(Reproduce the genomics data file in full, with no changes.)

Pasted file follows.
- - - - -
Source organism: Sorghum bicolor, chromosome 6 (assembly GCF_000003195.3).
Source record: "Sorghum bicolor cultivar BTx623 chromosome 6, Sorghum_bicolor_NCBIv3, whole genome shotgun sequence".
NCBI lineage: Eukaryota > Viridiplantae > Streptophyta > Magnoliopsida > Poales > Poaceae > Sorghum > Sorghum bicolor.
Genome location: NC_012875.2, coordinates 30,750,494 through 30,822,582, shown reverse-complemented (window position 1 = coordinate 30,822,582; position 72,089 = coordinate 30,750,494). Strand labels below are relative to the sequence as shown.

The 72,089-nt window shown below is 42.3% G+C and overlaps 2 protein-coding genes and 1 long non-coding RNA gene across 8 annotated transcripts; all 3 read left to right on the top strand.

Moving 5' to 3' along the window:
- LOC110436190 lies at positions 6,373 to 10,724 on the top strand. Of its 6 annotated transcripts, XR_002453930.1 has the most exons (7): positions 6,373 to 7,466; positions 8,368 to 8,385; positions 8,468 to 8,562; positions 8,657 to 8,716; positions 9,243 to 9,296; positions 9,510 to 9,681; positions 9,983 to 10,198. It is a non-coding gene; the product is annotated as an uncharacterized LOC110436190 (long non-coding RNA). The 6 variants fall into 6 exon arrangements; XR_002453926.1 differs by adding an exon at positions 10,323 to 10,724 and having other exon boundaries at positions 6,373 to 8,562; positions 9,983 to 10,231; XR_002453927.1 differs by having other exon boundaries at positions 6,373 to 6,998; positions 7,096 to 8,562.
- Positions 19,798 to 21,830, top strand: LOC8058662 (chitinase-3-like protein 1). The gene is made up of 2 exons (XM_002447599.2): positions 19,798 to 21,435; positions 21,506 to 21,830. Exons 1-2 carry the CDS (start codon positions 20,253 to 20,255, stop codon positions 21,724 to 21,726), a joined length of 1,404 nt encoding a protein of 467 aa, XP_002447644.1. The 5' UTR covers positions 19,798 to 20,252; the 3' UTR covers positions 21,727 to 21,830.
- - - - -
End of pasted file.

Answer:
Source organism: Sorghum bicolor, chromosome 6 (assembly GCF_000003195.3).
Source record: "Sorghum bicolor cultivar BTx623 chromosome 6, Sorghum_bicolor_NCBIv3, whole genome shotgun sequence".
NCBI lineage: Eukaryota > Viridiplantae > Streptophyta > Magnoliopsida > Poales > Poaceae > Sorghum > Sorghum bicolor.
Genome location: NC_012875.2, coordinates 30,750,494 through 30,822,582, shown reverse-complemented (window position 1 = coordinate 30,822,582; position 72,089 = coordinate 30,750,494). Strand labels below are relative to the sequence as shown.

The 72,089-nt window shown below is 42.3% G+C and overlaps 2 protein-coding genes and 1 long non-coding RNA gene across 8 annotated transcripts; all 3 read left to right on the top strand.

Moving 5' to 3' along the window:
- LOC110436190 lies at positions 6,373 to 10,724 on the top strand. Of its 6 annotated transcripts, XR_002453930.1 has the most exons (7): positions 6,373 to 7,466; positions 8,368 to 8,385; positions 8,468 to 8,562; positions 8,657 to 8,716; positions 9,243 to 9,296; positions 9,510 to 9,681; positions 9,983 to 10,198. It is a non-coding gene; the product is annotated as an uncharacterized LOC110436190 (long non-coding RNA). The 6 variants fall into 6 exon arrangements; XR_002453926.1 differs by adding an exon at positions 10,323 to 10,724 and having other exon boundaries at positions 6,373 to 8,562; positions 9,983 to 10,231; XR_002453927.1 differs by having other exon boundaries at positions 6,373 to 6,998; positions 7,096 to 8,562.
- Positions 19,798 to 21,830, top strand: LOC8058662 (chitinase-3-like protein 1). The gene is made up of 2 exons (XM_002447599.2): positions 19,798 to 21,435; positions 21,506 to 21,830. Exons 1-2 carry the CDS (start codon positions 20,253 to 20,255, stop codon positions 21,724 to 21,726), a joined length of 1,404 nt encoding a protein of 467 aa, XP_002447644.1. The 5' UTR covers positions 19,798 to 20,252; the 3' UTR covers positions 21,727 to 21,830.